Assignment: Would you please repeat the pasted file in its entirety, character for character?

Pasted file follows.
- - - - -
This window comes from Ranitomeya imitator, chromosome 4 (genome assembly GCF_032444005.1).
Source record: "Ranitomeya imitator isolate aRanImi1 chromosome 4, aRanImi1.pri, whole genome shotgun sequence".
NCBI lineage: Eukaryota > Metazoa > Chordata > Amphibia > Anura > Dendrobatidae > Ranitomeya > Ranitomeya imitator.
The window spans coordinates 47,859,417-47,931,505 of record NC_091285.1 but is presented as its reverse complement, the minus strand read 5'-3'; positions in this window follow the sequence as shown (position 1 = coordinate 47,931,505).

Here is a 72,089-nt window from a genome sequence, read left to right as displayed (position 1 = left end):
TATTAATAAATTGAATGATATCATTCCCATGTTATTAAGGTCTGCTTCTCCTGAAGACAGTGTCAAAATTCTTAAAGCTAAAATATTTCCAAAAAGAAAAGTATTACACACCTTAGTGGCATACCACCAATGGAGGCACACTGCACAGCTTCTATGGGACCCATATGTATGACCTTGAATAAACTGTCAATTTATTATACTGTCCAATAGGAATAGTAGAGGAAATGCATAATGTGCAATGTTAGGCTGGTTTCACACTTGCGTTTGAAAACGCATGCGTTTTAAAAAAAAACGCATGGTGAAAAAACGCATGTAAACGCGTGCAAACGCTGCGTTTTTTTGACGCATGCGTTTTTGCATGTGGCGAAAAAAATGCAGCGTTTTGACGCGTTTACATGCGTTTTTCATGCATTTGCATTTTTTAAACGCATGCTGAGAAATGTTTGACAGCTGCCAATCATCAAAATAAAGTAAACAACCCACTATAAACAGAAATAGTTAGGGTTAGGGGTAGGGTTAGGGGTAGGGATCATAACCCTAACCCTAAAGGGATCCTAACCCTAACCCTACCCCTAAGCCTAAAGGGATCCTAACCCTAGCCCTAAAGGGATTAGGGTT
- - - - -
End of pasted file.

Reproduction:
This window comes from Ranitomeya imitator, chromosome 4 (genome assembly GCF_032444005.1).
Source record: "Ranitomeya imitator isolate aRanImi1 chromosome 4, aRanImi1.pri, whole genome shotgun sequence".
NCBI lineage: Eukaryota > Metazoa > Chordata > Amphibia > Anura > Dendrobatidae > Ranitomeya > Ranitomeya imitator.
The window spans coordinates 47,859,417-47,931,505 of record NC_091285.1 but is presented as its reverse complement, the minus strand read 5'-3'; positions in this window follow the sequence as shown (position 1 = coordinate 47,931,505).

Here is a 72,089-nt window from a genome sequence, read left to right as displayed (position 1 = left end):
TATTAATAAATTGAATGATATCATTCCCATGTTATTAAGGTCTGCTTCTCCTGAAGACAGTGTCAAAATTCTTAAAGCTAAAATATTTCCAAAAAGAAAAGTATTACACACCTTAGTGGCATACCACCAATGGAGGCACACTGCACAGCTTCTATGGGACCCATATGTATGACCTTGAATAAACTGTCAATTTATTATACTGTCCAATAGGAATAGTAGAGGAAATGCATAATGTGCAATGTTAGGCTGGTTTCACACTTGCGTTTGAAAACGCATGCGTTTTAAAAAAAAACGCATGGTGAAAAAACGCATGTAAACGCGTGCAAACGCTGCGTTTTTTTGACGCATGCGTTTTTGCATGTGGCGAAAAAAATGCAGCGTTTTGACGCGTTTACATGCGTTTTTCATGCATTTGCATTTTTTAAACGCATGCTGAGAAATGTTTGACAGCTGCCAATCATCAAAATAAAGTAAACAACCCACTATAAACAGAAATAGTTAGGGTTAGGGGTAGGGTTAGGGGTAGGGATCATAACCCTAACCCTAAAGGGATCCTAACCCTAACCCTACCCCTAAGCCTAAAGGGATCCTAACCCTAGCCCTAAAGGGATTAGGGTT